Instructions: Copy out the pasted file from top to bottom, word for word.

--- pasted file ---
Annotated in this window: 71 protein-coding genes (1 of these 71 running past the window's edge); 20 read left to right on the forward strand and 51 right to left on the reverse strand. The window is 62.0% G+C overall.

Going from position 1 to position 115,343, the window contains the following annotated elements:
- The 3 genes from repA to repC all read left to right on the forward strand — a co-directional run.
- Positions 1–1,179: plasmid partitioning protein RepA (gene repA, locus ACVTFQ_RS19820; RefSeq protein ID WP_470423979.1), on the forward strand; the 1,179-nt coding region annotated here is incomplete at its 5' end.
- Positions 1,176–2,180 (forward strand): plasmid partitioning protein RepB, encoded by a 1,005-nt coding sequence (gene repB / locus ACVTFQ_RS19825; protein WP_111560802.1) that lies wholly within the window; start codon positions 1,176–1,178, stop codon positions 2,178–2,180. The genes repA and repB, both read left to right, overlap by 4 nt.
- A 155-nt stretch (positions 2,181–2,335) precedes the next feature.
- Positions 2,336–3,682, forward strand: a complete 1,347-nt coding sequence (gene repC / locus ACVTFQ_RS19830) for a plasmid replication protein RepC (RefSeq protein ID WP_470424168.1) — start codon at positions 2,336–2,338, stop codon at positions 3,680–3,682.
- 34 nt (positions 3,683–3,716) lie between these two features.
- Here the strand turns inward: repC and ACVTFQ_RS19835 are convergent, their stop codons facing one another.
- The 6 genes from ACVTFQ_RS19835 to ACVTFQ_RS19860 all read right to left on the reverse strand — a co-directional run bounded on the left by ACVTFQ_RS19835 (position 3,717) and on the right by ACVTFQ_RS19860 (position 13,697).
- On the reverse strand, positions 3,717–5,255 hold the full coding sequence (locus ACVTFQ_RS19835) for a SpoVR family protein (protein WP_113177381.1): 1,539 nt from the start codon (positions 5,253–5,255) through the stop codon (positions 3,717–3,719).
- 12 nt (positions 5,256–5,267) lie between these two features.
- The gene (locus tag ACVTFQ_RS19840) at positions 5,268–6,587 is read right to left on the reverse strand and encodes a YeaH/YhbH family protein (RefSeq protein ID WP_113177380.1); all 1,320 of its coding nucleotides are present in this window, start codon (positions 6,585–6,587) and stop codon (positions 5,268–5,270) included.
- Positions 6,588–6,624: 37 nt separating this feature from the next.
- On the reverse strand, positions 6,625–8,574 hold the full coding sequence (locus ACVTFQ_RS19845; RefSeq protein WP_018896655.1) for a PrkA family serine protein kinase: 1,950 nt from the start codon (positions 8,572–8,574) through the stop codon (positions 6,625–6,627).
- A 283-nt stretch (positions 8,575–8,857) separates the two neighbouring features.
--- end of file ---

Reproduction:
Annotated in this window: 71 protein-coding genes (1 of these 71 running past the window's edge); 20 read left to right on the forward strand and 51 right to left on the reverse strand. The window is 62.0% G+C overall.

Going from position 1 to position 115,343, the window contains the following annotated elements:
- The 3 genes from repA to repC all read left to right on the forward strand — a co-directional run.
- Positions 1–1,179: plasmid partitioning protein RepA (gene repA, locus ACVTFQ_RS19820; RefSeq protein ID WP_470423979.1), on the forward strand; the 1,179-nt coding region annotated here is incomplete at its 5' end.
- Positions 1,176–2,180 (forward strand): plasmid partitioning protein RepB, encoded by a 1,005-nt coding sequence (gene repB / locus ACVTFQ_RS19825; protein WP_111560802.1) that lies wholly within the window; start codon positions 1,176–1,178, stop codon positions 2,178–2,180. The genes repA and repB, both read left to right, overlap by 4 nt.
- A 155-nt stretch (positions 2,181–2,335) precedes the next feature.
- Positions 2,336–3,682, forward strand: a complete 1,347-nt coding sequence (gene repC / locus ACVTFQ_RS19830) for a plasmid replication protein RepC (RefSeq protein ID WP_470424168.1) — start codon at positions 2,336–2,338, stop codon at positions 3,680–3,682.
- 34 nt (positions 3,683–3,716) lie between these two features.
- Here the strand turns inward: repC and ACVTFQ_RS19835 are convergent, their stop codons facing one another.
- The 6 genes from ACVTFQ_RS19835 to ACVTFQ_RS19860 all read right to left on the reverse strand — a co-directional run bounded on the left by ACVTFQ_RS19835 (position 3,717) and on the right by ACVTFQ_RS19860 (position 13,697).
- On the reverse strand, positions 3,717–5,255 hold the full coding sequence (locus ACVTFQ_RS19835) for a SpoVR family protein (protein WP_113177381.1): 1,539 nt from the start codon (positions 5,253–5,255) through the stop codon (positions 3,717–3,719).
- 12 nt (positions 5,256–5,267) lie between these two features.
- The gene (locus tag ACVTFQ_RS19840) at positions 5,268–6,587 is read right to left on the reverse strand and encodes a YeaH/YhbH family protein (RefSeq protein ID WP_113177380.1); all 1,320 of its coding nucleotides are present in this window, start codon (positions 6,585–6,587) and stop codon (positions 5,268–5,270) included.
- Positions 6,588–6,624: 37 nt separating this feature from the next.
- On the reverse strand, positions 6,625–8,574 hold the full coding sequence (locus ACVTFQ_RS19845; RefSeq protein WP_018896655.1) for a PrkA family serine protein kinase: 1,950 nt from the start codon (positions 8,572–8,574) through the stop codon (positions 6,625–6,627).
- A 283-nt stretch (positions 8,575–8,857) separates the two neighbouring features.